Tipping points, non-renewables and a postcapitalist future

Kim Stanley Robinson (KSR) published this article on postcapitalism last year, but it’s worth looking at again in light of ever more data showing that we are running out of planet, or at least running out of the non-renewable resources needed to continue growing the classic capitalist economy: Time to end the multigenerational Ponzi scheme

the promise of capitalism was always that of class mobility—the idea that a working-class family could bootstrap their children into the middle class. With the right policies, over time, the whole world could do the same. There’s a problem with this, though. For everyone on Earth to live at Western levels of consumption, we would need two or three Earths. Looking at it this way, capitalism has become a kind of multigenerational Ponzi scheme, in which future generations are left holding the empty bag.

You could say we are that moment now. Half of the world’s people live on less than $2 a day, and yet the depletion of resources and environmental degradation mean they can never hope to rise to the level of affluent Westerners, who consume about 30 times as much in resources as they do. So this is now a false promise. The poorest three billion on Earth are being cheated if we pretend that the promise is still possible.

KSR joins the dots between climate change mitigation/environmental sustainability and social justice issues, points out that the solutions to these problems are intimately intertwined, and flags subsidising moves to carbon-negative technologies and carbon-neutral economies as an urgent first step. Read the whole thing.

As pointed out succinctly on Gristmill’s How to Talk to a Climate Skeptic and in more detail in this newer article, since fossil fuels are non-renewable and we have probably already passed Peak Oil and getting near to passing Peak Coal: we are going to have to have a post-carbon economy in the not too distant future anyway, so why not start implementing it now?

Human exploitation of fossil fuels allowed unprecedented technological and economic growth. The problem is that endless growth is not humanity’s situation normal, and as fossil fuels grow scarcer, it cannot be sustained.

The ability of humanity to grow and adapt, while extraordinary, is ultimately bounded by the amount of available, accessible energy. There is in fact a physical planet with finite resources. Merrily getting richer and assuming we’ll always be able to adapt to changes in global climate is to place unlimited faith in human ingenuity to overcome resource constraints. It is to imbue it with a kind of mystical significance.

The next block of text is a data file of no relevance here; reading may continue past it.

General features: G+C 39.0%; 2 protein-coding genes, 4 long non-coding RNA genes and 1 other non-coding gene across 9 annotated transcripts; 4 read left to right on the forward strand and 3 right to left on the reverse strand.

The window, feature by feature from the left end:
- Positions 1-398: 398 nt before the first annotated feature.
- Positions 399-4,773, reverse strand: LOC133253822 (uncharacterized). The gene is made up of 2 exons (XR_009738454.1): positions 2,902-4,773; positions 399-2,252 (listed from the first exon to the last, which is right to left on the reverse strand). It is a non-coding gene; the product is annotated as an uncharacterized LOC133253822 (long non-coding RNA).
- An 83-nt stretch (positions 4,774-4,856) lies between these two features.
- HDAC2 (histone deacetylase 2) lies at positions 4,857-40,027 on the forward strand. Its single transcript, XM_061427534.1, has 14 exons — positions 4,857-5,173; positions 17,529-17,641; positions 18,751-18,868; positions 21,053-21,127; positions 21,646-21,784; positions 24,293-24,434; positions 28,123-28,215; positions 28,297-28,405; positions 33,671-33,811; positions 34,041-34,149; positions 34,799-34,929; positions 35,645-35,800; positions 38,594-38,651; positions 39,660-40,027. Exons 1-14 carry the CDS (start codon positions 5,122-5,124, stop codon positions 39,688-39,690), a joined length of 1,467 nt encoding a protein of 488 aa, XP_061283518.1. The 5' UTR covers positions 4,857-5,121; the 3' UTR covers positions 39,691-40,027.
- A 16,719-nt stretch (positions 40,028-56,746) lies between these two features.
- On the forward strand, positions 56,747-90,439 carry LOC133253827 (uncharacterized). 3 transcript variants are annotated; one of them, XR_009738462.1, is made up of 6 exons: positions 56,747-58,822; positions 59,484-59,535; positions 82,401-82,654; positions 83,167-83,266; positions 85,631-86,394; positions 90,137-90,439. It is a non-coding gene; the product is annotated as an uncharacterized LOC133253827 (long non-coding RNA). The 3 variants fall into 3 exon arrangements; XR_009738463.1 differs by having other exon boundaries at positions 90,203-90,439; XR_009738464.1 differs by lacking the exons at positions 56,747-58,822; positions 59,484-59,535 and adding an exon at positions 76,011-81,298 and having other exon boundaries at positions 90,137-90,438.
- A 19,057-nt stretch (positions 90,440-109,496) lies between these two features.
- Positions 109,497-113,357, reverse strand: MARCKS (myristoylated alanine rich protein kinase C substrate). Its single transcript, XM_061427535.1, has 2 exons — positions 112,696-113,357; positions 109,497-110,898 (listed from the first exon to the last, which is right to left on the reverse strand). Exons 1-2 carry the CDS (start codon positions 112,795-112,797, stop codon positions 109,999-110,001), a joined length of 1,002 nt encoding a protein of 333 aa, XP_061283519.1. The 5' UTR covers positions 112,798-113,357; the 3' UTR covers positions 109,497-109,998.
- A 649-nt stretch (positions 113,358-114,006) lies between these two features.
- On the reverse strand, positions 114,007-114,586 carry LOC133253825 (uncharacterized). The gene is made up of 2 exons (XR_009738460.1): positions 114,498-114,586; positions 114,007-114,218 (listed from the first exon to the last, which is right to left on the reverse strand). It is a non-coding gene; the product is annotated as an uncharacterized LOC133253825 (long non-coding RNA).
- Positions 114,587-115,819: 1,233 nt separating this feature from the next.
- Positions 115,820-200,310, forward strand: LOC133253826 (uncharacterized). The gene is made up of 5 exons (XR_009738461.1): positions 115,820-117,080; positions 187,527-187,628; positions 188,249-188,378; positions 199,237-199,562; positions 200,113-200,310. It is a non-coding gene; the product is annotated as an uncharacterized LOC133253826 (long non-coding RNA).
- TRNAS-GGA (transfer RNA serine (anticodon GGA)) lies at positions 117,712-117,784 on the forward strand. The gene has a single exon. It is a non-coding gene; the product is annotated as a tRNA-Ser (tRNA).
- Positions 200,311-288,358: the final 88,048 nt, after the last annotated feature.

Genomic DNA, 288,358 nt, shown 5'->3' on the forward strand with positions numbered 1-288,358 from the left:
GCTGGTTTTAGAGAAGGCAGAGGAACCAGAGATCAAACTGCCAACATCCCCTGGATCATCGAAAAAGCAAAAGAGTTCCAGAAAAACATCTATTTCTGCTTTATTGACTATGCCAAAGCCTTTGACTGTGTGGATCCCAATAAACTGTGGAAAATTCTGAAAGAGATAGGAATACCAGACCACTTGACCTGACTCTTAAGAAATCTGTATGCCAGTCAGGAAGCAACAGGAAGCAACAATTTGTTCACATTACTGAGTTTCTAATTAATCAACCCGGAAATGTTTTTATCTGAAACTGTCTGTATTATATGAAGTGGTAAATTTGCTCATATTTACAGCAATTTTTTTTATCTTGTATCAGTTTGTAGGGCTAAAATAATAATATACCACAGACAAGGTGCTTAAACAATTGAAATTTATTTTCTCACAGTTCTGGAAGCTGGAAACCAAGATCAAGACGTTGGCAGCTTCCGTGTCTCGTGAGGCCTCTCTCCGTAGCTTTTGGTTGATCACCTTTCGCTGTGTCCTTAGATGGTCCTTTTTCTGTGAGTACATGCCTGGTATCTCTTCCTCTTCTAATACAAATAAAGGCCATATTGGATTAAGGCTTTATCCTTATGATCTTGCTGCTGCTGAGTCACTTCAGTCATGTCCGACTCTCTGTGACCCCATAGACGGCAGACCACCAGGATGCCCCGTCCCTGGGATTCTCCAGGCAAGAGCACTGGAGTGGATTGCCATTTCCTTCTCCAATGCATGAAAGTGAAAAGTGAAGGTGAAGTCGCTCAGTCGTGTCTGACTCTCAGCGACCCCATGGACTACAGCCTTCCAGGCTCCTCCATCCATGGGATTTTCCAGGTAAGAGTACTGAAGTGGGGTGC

If events like Russian fires, Pakistani floods, British Columbian pine-beetle infestations, Australian droughts, and Gulf hurricanes à la Katrina become steadily more common and severe, we’re likely to discover that it’s difficult to just up and redo a century’s worth of built infrastructure. For one thing, it takes an enormous amount of energy to retrofit and climate-proof our buildings, bridges, airports, sewage systems, and the rest. Yet there’s good reason to think that oil supply has or will soon peak and that coal may not be far behind. What will fuel our wholesale reindustrialization?

Mainstream economics views the last century’s growth of human population, power, and reach as the new normal — the default state of affairs. It is from that limited perspective that there is an “environmentalist’s paradox.” The world is degrading but we’re getting richer! From another perspective, however, we’re Wile E. Coyote riding that Acme rocket out over the canyon. What do you mean he’s in danger? He’s still going up!

Fossil fuel consumption carries both immediate gains and deferred losses. The gains are real, but are getting harder to extract, and the losses are coming due. It’s simply not possible to keep on going as we have been. (eta) There are other planetary boundaries to growth as well, and we are perilously close to the tipping points of the 10 major life-sustaining biophysical systems i.e. human-authored changes are pushing those life-sustaining systems away from the boundaries of the basic environmental conditions in which we evolved. Once we no longer have the cheap and abundant energy available from fossil fuels, how will we protect ourselves from a much more hostile environment?

Moving away from carbon now will cushion both the economic crunch that is inevitable with ever rarer fossil fuels and provide us with the possibility of mitigating an increasingly hostile climate, or at least having alternative energy available to power the technology we will need to protect ourselves and our food in the future.

Categories: economics, environment, ethics & philosophy, Science, social justice

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